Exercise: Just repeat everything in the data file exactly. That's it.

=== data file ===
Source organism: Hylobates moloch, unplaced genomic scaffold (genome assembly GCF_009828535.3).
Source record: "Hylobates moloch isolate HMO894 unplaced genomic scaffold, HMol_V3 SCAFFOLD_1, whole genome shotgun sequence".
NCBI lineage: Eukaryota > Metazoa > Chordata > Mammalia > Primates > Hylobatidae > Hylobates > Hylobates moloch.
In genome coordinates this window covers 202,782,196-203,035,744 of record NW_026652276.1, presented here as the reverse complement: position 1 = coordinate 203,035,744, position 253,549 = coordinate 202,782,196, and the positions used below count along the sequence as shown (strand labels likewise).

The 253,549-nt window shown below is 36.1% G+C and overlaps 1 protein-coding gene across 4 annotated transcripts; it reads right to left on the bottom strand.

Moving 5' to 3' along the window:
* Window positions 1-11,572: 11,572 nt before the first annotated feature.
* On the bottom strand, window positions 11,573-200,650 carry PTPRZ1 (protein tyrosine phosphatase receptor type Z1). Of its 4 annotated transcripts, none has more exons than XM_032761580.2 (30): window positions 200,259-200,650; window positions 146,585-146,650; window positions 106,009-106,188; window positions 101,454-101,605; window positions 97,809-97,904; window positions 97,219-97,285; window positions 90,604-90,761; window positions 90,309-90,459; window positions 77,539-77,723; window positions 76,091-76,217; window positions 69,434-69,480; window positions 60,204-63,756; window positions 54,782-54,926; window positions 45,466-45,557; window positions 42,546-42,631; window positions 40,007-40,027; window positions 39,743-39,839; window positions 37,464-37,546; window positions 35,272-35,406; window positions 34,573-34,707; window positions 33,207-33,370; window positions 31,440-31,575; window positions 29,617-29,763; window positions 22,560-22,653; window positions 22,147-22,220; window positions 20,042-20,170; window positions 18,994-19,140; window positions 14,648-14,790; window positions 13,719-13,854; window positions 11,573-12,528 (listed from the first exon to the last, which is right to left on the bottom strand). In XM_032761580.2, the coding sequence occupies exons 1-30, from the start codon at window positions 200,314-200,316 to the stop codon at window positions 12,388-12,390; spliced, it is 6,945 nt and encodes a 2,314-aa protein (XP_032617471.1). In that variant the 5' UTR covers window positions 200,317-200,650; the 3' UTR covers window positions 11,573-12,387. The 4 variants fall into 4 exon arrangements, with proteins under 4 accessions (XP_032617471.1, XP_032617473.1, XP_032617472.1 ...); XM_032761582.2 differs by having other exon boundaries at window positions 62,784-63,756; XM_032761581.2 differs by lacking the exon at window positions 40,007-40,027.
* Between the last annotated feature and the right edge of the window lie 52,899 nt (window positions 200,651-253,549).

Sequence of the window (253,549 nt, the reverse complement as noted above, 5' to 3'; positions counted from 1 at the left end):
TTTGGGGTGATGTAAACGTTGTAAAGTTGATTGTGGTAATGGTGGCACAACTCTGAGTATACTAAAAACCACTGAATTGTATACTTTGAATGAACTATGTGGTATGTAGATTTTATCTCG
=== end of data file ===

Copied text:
Source organism: Hylobates moloch, unplaced genomic scaffold (genome assembly GCF_009828535.3).
Source record: "Hylobates moloch isolate HMO894 unplaced genomic scaffold, HMol_V3 SCAFFOLD_1, whole genome shotgun sequence".
NCBI lineage: Eukaryota > Metazoa > Chordata > Mammalia > Primates > Hylobatidae > Hylobates > Hylobates moloch.
In genome coordinates this window covers 202,782,196-203,035,744 of record NW_026652276.1, presented here as the reverse complement: position 1 = coordinate 203,035,744, position 253,549 = coordinate 202,782,196, and the positions used below count along the sequence as shown (strand labels likewise).

The 253,549-nt window shown below is 36.1% G+C and overlaps 1 protein-coding gene across 4 annotated transcripts; it reads right to left on the bottom strand.

Moving 5' to 3' along the window:
* Window positions 1-11,572: 11,572 nt before the first annotated feature.
* On the bottom strand, window positions 11,573-200,650 carry PTPRZ1 (protein tyrosine phosphatase receptor type Z1). Of its 4 annotated transcripts, none has more exons than XM_032761580.2 (30): window positions 200,259-200,650; window positions 146,585-146,650; window positions 106,009-106,188; window positions 101,454-101,605; window positions 97,809-97,904; window positions 97,219-97,285; window positions 90,604-90,761; window positions 90,309-90,459; window positions 77,539-77,723; window positions 76,091-76,217; window positions 69,434-69,480; window positions 60,204-63,756; window positions 54,782-54,926; window positions 45,466-45,557; window positions 42,546-42,631; window positions 40,007-40,027; window positions 39,743-39,839; window positions 37,464-37,546; window positions 35,272-35,406; window positions 34,573-34,707; window positions 33,207-33,370; window positions 31,440-31,575; window positions 29,617-29,763; window positions 22,560-22,653; window positions 22,147-22,220; window positions 20,042-20,170; window positions 18,994-19,140; window positions 14,648-14,790; window positions 13,719-13,854; window positions 11,573-12,528 (listed from the first exon to the last, which is right to left on the bottom strand). In XM_032761580.2, the coding sequence occupies exons 1-30, from the start codon at window positions 200,314-200,316 to the stop codon at window positions 12,388-12,390; spliced, it is 6,945 nt and encodes a 2,314-aa protein (XP_032617471.1). In that variant the 5' UTR covers window positions 200,317-200,650; the 3' UTR covers window positions 11,573-12,387. The 4 variants fall into 4 exon arrangements, with proteins under 4 accessions (XP_032617471.1, XP_032617473.1, XP_032617472.1 ...); XM_032761582.2 differs by having other exon boundaries at window positions 62,784-63,756; XM_032761581.2 differs by lacking the exon at window positions 40,007-40,027.
* Between the last annotated feature and the right edge of the window lie 52,899 nt (window positions 200,651-253,549).

Sequence of the window (253,549 nt, the reverse complement as noted above, 5' to 3'; positions counted from 1 at the left end):
TTTGGGGTGATGTAAACGTTGTAAAGTTGATTGTGGTAATGGTGGCACAACTCTGAGTATACTAAAAACCACTGAATTGTATACTTTGAATGAACTATGTGGTATGTAGATTTTATCTCG